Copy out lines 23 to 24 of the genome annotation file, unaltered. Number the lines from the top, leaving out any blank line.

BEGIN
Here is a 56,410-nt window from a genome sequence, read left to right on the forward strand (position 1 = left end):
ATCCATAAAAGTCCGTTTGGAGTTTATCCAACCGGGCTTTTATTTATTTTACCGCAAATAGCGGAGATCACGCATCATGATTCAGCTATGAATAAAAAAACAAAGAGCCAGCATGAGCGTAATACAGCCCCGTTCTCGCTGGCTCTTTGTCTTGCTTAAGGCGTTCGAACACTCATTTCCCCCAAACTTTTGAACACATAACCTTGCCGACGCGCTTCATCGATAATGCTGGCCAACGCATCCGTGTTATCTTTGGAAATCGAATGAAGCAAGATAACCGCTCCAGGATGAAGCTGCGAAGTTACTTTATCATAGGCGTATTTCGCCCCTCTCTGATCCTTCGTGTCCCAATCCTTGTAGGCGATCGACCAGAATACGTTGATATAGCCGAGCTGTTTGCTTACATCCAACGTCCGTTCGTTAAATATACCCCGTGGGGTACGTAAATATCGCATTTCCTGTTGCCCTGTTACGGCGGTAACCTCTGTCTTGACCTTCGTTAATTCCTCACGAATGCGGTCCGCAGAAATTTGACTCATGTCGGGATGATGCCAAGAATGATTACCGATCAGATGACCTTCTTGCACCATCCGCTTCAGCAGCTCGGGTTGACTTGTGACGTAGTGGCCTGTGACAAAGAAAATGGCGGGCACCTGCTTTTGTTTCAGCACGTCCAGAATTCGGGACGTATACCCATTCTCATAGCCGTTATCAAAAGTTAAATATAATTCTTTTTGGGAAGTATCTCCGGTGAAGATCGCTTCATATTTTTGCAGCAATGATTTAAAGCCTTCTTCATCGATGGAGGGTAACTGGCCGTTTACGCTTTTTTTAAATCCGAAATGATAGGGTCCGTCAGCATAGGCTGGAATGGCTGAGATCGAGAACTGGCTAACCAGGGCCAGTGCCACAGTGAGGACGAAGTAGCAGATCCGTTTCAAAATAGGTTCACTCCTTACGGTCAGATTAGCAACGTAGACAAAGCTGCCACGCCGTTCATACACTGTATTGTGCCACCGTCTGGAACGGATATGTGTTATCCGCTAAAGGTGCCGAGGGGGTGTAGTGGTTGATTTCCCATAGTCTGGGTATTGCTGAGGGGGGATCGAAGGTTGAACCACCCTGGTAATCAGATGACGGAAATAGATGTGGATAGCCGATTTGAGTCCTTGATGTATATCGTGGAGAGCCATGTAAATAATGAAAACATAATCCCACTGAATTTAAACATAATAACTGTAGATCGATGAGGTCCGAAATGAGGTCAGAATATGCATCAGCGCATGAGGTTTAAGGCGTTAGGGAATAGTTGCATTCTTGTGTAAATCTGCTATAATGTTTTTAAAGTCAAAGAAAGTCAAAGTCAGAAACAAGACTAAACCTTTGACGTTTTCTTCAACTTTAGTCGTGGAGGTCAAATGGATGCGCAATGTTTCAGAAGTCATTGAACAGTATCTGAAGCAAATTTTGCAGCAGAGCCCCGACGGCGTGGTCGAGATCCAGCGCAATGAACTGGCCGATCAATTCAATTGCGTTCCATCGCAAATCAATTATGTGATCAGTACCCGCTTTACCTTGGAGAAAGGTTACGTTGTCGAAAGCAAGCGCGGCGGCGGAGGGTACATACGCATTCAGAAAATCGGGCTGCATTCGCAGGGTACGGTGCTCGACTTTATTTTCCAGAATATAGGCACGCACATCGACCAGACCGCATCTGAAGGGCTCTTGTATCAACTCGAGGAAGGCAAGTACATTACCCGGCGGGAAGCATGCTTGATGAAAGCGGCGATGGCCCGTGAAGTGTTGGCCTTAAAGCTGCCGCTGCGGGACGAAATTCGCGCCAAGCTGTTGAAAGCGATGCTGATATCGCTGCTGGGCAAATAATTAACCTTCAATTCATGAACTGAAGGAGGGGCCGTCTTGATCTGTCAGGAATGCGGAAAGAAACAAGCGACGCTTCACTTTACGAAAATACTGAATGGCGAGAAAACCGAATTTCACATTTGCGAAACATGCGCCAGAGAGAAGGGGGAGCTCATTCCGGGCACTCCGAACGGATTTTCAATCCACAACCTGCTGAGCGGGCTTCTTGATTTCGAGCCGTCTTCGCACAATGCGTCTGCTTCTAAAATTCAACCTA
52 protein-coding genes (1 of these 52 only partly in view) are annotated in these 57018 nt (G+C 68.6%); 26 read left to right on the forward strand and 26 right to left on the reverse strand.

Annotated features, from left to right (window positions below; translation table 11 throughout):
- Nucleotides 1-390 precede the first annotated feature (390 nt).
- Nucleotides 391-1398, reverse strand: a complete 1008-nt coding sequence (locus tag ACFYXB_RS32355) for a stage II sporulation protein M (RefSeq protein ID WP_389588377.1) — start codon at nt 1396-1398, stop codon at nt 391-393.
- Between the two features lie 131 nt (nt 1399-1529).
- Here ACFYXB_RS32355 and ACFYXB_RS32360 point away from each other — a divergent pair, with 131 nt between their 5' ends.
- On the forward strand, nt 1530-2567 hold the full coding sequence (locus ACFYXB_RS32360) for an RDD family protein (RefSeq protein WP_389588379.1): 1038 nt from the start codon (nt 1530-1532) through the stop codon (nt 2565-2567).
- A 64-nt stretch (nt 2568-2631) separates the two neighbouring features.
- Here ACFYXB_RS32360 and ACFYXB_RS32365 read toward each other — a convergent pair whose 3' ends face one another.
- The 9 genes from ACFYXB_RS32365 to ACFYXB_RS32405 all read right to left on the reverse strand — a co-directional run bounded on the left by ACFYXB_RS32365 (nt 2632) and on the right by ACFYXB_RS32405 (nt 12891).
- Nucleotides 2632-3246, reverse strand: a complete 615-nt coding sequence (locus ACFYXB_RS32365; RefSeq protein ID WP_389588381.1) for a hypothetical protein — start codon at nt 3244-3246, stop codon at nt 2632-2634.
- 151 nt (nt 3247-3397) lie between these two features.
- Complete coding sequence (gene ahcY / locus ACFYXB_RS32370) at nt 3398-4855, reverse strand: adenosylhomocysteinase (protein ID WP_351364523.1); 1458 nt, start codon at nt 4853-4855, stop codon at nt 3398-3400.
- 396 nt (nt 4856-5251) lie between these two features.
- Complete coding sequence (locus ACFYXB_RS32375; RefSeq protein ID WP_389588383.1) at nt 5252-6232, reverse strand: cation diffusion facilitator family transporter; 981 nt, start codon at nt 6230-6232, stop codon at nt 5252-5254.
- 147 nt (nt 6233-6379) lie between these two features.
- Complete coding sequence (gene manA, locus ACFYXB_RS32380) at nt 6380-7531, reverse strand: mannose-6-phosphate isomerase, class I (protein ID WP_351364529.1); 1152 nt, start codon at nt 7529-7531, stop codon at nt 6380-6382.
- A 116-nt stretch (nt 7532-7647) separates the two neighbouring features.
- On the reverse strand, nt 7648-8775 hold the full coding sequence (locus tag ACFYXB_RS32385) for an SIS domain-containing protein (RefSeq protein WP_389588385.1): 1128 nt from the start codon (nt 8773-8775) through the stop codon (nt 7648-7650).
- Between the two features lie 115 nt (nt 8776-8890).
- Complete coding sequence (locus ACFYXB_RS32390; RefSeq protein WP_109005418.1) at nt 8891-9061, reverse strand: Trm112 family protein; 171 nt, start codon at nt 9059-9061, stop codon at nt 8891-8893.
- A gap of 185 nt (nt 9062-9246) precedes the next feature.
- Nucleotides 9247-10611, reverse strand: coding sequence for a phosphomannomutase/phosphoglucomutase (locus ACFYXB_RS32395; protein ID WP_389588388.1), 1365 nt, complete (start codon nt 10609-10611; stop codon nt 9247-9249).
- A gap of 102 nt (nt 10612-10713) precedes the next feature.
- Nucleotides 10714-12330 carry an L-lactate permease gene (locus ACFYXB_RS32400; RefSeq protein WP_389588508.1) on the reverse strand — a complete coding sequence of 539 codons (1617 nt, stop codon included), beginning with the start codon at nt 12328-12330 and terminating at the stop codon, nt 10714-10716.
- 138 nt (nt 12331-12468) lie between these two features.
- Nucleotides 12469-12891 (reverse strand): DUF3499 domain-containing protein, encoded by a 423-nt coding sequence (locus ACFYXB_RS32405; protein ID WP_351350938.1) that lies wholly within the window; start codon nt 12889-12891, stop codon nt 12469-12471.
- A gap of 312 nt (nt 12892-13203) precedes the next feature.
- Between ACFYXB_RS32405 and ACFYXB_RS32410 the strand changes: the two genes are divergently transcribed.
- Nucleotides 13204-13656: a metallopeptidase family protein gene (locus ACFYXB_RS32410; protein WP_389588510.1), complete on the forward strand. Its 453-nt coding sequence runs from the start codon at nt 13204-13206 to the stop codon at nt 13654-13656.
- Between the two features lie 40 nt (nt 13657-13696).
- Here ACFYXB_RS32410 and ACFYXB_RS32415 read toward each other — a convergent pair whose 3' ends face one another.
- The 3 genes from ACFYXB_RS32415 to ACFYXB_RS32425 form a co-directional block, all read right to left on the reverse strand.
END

- Complete coding sequence (locus ACFYXB_RS32390; RefSeq protein WP_109005418.1) at nt 8891-9061, reverse strand: Trm112 family protein; 171 nt, start codon at nt 9059-9061, stop codon at nt 8891-8893.
- A gap of 185 nt (nt 9062-9246) precedes the next feature.